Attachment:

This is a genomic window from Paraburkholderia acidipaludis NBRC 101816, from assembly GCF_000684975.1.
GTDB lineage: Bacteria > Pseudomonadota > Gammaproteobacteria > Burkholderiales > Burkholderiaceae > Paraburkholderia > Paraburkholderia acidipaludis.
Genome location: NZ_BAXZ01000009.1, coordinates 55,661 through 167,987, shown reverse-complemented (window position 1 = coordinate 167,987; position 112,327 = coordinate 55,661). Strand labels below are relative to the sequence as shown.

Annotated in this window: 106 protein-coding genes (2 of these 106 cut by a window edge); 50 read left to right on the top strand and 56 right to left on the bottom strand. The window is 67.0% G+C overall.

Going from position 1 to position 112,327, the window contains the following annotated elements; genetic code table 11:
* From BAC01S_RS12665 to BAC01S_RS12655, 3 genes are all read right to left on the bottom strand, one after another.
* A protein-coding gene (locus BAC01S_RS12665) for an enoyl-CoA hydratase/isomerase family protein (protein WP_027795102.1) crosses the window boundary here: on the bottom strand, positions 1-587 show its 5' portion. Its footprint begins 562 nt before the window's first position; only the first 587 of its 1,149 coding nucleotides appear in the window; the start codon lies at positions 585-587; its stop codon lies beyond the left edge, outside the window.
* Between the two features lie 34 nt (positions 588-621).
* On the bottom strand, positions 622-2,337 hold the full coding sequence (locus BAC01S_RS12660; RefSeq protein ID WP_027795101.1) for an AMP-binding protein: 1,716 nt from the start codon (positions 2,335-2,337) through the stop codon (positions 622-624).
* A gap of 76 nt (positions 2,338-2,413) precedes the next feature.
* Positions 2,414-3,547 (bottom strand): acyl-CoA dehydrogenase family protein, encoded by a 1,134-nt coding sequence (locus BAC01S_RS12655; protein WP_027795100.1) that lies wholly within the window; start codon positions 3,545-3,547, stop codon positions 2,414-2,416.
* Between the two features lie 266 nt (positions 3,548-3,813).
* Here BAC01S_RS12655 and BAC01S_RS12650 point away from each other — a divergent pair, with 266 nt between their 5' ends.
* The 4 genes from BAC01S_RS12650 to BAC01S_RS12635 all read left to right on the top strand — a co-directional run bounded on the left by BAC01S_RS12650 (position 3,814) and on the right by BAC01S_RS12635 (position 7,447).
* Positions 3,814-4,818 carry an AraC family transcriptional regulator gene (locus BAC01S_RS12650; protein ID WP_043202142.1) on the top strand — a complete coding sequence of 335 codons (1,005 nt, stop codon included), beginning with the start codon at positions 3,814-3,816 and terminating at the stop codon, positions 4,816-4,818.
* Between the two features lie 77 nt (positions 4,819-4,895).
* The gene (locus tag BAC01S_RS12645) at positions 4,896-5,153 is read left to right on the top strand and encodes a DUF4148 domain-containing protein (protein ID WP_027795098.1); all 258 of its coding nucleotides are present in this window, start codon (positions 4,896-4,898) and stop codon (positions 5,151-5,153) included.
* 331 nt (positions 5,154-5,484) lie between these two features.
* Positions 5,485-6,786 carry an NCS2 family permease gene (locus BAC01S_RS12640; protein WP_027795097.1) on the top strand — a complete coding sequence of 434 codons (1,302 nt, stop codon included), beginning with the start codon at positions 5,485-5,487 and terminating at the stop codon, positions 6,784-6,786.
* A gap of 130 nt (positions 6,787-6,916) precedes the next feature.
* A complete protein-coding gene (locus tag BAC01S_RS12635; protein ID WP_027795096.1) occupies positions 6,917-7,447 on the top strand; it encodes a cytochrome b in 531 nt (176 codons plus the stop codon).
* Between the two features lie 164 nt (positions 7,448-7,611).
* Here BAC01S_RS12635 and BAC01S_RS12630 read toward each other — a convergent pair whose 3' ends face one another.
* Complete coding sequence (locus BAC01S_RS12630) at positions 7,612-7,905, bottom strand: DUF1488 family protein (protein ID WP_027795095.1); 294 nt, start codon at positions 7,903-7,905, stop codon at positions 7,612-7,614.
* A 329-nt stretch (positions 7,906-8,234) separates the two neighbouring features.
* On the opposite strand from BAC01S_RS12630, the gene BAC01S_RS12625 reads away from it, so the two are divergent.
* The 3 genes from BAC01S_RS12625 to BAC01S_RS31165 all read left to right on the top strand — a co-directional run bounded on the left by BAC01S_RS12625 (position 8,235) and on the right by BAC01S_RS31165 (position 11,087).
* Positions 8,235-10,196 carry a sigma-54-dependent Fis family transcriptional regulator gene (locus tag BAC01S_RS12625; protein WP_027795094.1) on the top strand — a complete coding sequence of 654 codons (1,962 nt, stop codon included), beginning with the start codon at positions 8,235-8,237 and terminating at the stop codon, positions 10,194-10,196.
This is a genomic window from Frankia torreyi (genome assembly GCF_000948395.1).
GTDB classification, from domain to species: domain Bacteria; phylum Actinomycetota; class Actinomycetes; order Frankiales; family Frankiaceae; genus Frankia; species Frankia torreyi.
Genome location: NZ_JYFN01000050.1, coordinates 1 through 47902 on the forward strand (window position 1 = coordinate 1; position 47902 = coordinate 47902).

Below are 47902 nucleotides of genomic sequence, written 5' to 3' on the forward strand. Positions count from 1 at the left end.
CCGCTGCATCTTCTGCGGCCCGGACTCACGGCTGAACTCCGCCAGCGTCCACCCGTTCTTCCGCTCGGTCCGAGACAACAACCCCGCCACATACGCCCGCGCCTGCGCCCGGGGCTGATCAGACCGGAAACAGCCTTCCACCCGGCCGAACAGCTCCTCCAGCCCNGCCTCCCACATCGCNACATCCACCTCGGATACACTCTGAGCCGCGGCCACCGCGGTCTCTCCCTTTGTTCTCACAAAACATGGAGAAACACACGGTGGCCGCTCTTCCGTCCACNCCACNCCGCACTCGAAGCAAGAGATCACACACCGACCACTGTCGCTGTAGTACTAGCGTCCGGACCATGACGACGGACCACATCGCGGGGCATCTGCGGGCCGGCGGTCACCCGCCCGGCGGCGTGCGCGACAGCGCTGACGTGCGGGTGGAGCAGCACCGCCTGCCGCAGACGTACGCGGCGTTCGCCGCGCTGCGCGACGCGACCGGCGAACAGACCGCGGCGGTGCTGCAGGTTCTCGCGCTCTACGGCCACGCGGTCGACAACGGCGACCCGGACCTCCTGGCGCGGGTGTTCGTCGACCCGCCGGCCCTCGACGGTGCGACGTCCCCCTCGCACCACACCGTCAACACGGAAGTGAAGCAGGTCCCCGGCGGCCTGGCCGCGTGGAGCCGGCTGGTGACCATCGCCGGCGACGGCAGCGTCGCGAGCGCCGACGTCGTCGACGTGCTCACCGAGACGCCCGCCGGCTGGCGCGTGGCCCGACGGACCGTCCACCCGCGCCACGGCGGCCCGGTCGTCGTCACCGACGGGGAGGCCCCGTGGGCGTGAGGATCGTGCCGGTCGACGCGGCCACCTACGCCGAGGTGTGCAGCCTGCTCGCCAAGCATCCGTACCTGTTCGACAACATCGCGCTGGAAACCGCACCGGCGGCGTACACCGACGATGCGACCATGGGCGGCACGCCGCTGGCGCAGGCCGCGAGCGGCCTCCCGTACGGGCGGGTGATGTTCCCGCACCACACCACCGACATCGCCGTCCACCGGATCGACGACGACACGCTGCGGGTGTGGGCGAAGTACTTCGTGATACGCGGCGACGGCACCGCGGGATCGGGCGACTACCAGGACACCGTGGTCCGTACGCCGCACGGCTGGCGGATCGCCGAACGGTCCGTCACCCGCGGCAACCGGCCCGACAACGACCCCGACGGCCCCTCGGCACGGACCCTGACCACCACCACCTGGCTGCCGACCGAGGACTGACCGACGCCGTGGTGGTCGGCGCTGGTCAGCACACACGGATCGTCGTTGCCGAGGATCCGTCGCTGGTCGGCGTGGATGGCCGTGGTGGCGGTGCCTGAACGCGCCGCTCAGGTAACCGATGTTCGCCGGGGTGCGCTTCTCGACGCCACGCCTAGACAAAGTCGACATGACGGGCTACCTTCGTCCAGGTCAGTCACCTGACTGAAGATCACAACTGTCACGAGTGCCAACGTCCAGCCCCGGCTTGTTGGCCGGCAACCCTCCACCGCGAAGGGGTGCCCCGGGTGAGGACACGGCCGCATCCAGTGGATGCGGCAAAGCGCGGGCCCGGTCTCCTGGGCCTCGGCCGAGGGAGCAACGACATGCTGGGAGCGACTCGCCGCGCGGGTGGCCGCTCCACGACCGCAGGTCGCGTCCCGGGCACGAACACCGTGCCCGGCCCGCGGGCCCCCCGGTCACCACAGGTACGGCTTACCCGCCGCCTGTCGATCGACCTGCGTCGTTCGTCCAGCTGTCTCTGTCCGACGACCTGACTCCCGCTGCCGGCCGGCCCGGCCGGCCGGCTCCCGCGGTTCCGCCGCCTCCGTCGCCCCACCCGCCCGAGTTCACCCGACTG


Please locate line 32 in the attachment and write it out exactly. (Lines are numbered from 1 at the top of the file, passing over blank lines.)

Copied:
Below are 47902 nucleotides of genomic sequence, written 5' to 3' on the forward strand. Positions count from 1 at the left end.